The dorm system’s inequalities
Devon Chenelle | Monday, January 22, 2018
Like most traumatic memories, I remember it like it was yesterday.
It began when I followed my friend into his hall, Morrissey Manor. When we entered his room, it took a solid minute to overcome my incredulous terror and apprehend that my friend shared this habitation — the size of a small walk-in closet, cramped with desks, beds, with so little space that, if I were a little fatter, I’d need to turn sideways to move — with another person. With pallid skin and shaking hands, I suddenly, horribly, understood the long-standing campus grievance about housing costs that, inexplicably, are the same for residents of all dorms, now mandatory living for three years. Disparities between dorm quality and price are only the tip of the residential injustice iceberg. Although students’ dissatisfaction with on-campus housing’s inequitable, exploitative and paternalistic practices is frequently and widely evinced, serious debate about, let alone actual improvement of, these failures is curiously absent from campus.
Though Notre Dame nickels and dimes her undergraduates a thousand different ways, none of them is more transparently grasping than the $14,890 on-campus students are annually charged for “Room & Board.” This rent, questionably high to begin with for a shared bedroom in a grim rust belt town, is obscene for many students’ accommodations. While residents of newer dorms enjoy spacious rooms, chic common areas and ample amenities, others are condemned to halls with tiny rooms (Morrissey’s doubles, at 108 square feet, are half the size of Duncan’s), insufficient public spaces (some dorms lack gyms, a necessity given our general fitness facilities’ shambolic state), and even want for air conditioning. Besides unfairly charging students, this policy deteriorates campus life; cramped living quarters discomfit already stressed students, and housing’s risible cost undermines dorm community by driving undergraduates to roomier and cheaper accommodations off campus.
Yet this is not the dorm system’s most egregious inequity. That dubious distinction belongs to dorm life’s gender-based differences. In characteristic Notre Dame fashion, male and female experiences of residential life are severely different. Everyone knows the common complaints — girls can’t host pregames with music and a small crowd, let alone a full-on dorm party, resident assistants (RAs) are more intrusive and several rules ignored in guys’ dorms are vigorously enforced. Worse are the stories I’ve heard about the verbal viciousness of some rectors in women’s dorms, with girls recounting tales of being told by their rector that they are ruining their lives, making terrible choices and other tales of name-calling and shaming.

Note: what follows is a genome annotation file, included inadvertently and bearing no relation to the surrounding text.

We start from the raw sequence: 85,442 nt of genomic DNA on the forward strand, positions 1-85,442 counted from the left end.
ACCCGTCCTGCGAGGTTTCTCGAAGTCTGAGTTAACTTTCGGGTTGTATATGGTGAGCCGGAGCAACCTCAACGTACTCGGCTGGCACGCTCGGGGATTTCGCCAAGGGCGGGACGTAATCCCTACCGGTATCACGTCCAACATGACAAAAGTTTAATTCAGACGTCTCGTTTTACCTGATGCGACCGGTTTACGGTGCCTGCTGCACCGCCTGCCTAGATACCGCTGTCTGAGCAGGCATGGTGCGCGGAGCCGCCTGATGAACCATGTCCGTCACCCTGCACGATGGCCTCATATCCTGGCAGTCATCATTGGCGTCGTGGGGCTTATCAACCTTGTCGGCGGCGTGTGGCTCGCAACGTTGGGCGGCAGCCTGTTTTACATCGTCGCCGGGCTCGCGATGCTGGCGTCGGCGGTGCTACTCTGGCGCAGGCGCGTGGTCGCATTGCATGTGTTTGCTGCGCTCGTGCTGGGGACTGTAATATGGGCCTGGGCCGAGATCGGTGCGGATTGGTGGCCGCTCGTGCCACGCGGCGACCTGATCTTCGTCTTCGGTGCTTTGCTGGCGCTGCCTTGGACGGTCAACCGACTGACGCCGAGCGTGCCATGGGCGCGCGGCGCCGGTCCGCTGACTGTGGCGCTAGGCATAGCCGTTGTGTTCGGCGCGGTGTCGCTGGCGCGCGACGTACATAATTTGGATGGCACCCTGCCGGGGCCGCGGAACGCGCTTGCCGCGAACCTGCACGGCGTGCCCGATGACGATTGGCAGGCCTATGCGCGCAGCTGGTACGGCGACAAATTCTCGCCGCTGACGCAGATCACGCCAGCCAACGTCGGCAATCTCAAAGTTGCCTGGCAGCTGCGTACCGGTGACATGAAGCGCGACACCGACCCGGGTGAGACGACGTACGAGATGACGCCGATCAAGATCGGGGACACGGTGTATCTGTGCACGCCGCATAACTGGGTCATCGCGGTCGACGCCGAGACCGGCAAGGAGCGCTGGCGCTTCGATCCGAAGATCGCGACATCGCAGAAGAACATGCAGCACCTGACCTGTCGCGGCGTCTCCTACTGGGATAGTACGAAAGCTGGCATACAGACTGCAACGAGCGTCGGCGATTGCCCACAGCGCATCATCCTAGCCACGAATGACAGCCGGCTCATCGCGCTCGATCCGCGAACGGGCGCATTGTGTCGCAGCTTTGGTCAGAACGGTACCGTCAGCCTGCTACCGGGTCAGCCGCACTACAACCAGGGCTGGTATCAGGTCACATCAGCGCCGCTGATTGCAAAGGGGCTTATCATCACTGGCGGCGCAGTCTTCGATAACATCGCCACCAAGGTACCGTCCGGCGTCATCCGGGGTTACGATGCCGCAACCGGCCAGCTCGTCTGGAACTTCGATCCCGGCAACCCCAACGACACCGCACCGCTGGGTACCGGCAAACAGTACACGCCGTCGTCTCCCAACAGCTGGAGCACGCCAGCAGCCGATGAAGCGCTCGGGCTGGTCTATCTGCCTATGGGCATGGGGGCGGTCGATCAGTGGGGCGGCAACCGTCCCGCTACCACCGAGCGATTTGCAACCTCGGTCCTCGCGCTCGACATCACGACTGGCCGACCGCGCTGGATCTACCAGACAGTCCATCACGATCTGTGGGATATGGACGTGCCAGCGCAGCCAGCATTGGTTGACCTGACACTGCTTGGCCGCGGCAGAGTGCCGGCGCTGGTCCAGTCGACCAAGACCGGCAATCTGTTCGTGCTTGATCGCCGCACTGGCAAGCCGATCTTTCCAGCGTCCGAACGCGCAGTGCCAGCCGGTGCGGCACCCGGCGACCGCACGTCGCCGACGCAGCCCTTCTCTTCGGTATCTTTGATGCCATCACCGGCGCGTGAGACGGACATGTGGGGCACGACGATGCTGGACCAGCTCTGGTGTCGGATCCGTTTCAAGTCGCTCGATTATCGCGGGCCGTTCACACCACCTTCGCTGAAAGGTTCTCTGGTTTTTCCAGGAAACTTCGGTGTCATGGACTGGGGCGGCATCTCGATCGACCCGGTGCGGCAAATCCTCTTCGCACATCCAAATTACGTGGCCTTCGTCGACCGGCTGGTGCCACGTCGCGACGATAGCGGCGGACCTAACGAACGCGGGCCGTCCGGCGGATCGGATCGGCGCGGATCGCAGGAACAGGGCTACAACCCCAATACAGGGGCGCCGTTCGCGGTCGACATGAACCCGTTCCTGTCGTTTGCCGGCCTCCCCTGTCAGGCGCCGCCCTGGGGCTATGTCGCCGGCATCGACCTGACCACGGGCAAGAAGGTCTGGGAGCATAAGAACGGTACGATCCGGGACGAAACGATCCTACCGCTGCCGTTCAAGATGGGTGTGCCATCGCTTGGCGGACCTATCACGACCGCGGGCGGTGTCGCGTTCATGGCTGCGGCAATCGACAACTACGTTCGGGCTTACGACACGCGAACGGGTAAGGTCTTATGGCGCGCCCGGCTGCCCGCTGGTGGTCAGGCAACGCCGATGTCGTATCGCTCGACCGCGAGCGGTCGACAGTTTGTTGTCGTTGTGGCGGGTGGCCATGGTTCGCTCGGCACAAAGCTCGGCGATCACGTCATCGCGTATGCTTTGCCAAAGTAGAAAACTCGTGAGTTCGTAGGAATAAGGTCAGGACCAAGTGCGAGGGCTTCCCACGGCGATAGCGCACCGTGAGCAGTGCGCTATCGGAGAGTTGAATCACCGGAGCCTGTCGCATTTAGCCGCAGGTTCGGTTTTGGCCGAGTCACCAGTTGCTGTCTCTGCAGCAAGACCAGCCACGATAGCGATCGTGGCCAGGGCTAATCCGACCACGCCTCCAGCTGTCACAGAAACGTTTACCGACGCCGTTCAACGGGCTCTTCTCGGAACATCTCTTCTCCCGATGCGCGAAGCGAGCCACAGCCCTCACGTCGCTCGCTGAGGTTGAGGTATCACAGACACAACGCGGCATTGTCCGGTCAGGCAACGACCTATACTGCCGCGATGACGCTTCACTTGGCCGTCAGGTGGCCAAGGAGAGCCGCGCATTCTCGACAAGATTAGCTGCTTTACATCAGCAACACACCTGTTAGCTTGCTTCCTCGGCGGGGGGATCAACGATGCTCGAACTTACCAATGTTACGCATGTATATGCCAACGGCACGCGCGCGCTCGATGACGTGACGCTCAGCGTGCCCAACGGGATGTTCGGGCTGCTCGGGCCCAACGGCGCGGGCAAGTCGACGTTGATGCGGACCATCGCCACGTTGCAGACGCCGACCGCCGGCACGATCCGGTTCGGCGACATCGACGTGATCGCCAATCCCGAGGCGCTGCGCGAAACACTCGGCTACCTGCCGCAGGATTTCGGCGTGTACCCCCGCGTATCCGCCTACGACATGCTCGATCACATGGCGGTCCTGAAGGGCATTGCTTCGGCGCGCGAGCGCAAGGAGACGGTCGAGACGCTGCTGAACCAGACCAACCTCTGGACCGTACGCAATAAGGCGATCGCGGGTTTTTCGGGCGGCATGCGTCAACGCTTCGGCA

Further examples of student housing’s failures abound. There is brown sink water in Lyons and Stanford, roach infestations in Cavanaugh, Stanford and Morrissey, and a literal infiltration of Sorin by bats. Any one of these incidents should prompt immediate resolution and evaluation of what protocols allowed it to happen. Instead, the University’s languid apathy correcting these matters is a stinging reminder it must be forced to care about student welfare.
The administration will never freely change its cash-cow housing policy. Until students agitate for reform, undergraduates will endure increasingly exorbitant charges exacted from them by officials lining their pockets in a literal golden building.
Sadly, the current political climate on campus has proven incapable of exciting the sort of activity necessary to affect change, for, despite unpopular decisions recently unveiled by an imperious administration, not a single protest has bestirred the Golden Dome’s bean counters. Amidst these accumulating controversies, student government has remained a pliant and disengaged figurehead, so thoroughly shirking its duties to its constituents — namely, to convey students’ concerns to the administration and then, once ignored and dismissed, to muster its political capital to harass the school into the reforms students need — it would be scandalous if anyone cared.
While the student body is left rudderless by limply complicit “representatives,” real change is impossible. Of course, removal and replacement of the present administration’s cadres will not magically fix campus’s problems. However, it will constitute a necessary first step in a long project aimed at restoring students’ voices to campus decisions. The next steps, should the upcoming election’s victor understand students’ need for an indefatigable advocate, include restoring honesty to the administration’s financial dealings with students, making dorm life responsive to students’ desires and lifestyles and bringing services to campus, such as the free laundry taken for granted at innumerable other institutions that would never dream of dropping a casual $500,000,000 on stadium expansion or an 11-figure endowment.
Next month, Notre Dame will go to the (online) ballot box to elect her student government. If students make their real concerns loud and clear, they cannot fail to rouse up a genuine reform candidate, or even candidates, whom, if elected, can begin leading Our Lady’s University towards the fairer, more participatory and ultimately more prosperous future achievable only by partnership between students and administrators.
The views expressed in this column are those of the author and not necessarily those of The Observer.